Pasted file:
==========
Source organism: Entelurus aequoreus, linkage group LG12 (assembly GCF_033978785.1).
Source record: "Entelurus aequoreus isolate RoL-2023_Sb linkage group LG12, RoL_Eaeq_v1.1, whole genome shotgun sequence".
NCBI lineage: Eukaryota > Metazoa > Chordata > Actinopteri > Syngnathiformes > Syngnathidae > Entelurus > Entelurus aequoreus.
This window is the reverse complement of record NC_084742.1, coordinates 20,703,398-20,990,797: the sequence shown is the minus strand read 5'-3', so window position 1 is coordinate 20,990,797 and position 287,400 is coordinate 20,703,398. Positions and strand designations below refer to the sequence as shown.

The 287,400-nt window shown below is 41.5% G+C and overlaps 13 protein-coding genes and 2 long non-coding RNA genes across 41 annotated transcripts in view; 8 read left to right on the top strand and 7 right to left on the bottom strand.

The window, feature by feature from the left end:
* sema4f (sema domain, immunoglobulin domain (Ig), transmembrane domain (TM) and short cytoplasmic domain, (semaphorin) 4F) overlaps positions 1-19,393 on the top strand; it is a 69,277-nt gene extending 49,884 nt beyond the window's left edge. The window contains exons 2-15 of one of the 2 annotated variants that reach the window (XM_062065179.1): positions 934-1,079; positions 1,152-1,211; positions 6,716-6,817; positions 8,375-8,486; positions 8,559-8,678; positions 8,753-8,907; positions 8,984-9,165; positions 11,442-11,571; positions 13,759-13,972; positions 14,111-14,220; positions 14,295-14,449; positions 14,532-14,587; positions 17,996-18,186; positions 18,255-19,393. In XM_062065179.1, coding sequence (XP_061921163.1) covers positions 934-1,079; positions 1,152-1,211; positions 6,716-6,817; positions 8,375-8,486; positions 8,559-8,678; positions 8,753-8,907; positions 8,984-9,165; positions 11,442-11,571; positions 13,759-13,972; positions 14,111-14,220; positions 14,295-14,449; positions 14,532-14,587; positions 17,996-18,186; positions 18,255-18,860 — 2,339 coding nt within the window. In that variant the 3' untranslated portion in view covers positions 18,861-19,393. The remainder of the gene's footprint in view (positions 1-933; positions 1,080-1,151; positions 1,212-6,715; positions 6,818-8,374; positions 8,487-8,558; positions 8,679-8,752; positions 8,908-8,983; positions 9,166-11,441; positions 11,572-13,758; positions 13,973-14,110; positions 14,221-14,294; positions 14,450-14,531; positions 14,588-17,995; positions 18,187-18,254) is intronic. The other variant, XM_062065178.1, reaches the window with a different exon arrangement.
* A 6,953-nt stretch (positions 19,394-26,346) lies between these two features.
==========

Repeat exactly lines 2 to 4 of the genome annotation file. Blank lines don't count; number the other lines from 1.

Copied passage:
Source record: "Entelurus aequoreus isolate RoL-2023_Sb linkage group LG12, RoL_Eaeq_v1.1, whole genome shotgun sequence".
NCBI lineage: Eukaryota > Metazoa > Chordata > Actinopteri > Syngnathiformes > Syngnathidae > Entelurus > Entelurus aequoreus.
This window is the reverse complement of record NC_084742.1, coordinates 20,703,398-20,990,797: the sequence shown is the minus strand read 5'-3', so window position 1 is coordinate 20,990,797 and position 287,400 is coordinate 20,703,398. Positions and strand designations below refer to the sequence as shown.